In order to intercept a moving target one must reach some position at the same moment as the target. Considering that moving towards such a position takes time, it seems obvious that one must determine where one can best intercept the target well in advance. However, experiments on hitting moving targets have shown that the paths that the hand takes when trying to intercept targets that are moving at different velocities are different, even if the targets are hit at the same position. This is particularly evident at high target velocities, which seems strange because the benefit of considering the target's velocity should be largest for fast targets. We here propose that the paths' curvature may intentionally differ for different target velocities in order to maximise the chance of hitting the target. Arriving at the target with a velocity that matches that of the target can reduce the consequence of certain temporal errors. In particular, if the path curves in a way that makes the component of the hand's final velocity that is orthogonal to the hitting direction exactly match the velocity of the target, then no additional error will arise from arriving at the target slightly earlier or later than expected. On the other hand, moving along a curved path is likely to increase the spatial errors. We argue that a compromise between these two influences could account for the differences between paths towards fast and slow targets.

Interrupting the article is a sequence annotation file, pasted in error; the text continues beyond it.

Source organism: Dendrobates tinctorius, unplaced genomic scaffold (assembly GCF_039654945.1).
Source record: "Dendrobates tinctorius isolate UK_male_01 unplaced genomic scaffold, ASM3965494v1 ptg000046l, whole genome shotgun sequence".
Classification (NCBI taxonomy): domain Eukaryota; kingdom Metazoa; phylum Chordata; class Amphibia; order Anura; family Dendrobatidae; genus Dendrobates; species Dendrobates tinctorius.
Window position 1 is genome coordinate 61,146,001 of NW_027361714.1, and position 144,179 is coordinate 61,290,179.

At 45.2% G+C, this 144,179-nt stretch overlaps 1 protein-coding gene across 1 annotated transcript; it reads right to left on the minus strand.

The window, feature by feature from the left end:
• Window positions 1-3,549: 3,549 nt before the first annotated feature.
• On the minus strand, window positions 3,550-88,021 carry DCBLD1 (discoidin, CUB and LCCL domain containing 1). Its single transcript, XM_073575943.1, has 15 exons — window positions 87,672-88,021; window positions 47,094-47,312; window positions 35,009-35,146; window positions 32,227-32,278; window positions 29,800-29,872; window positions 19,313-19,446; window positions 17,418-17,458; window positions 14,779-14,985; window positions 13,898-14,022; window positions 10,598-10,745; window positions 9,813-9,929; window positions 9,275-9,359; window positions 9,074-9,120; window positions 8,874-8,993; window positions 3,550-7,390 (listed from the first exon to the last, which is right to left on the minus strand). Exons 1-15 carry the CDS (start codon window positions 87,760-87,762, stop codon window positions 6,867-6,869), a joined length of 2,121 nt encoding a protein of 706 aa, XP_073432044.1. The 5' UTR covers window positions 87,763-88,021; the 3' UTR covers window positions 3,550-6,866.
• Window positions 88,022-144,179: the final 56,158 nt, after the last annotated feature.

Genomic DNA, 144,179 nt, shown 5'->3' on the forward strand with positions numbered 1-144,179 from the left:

, , , , , ,,
Proceedings of SPIE-IS and T Electronic Imaging - Human Vision and Electronic Imaging X
Department of Neuroscience

Brenner, E., & Smeets, J. (2005). Intercepting moving targets: Why the hand's path depends on the target's velocity. Presented at the Proceedings of SPIE-IS and T Electronic Imaging - Human Vision and Electronic Imaging X. doi:10.1117/12.610849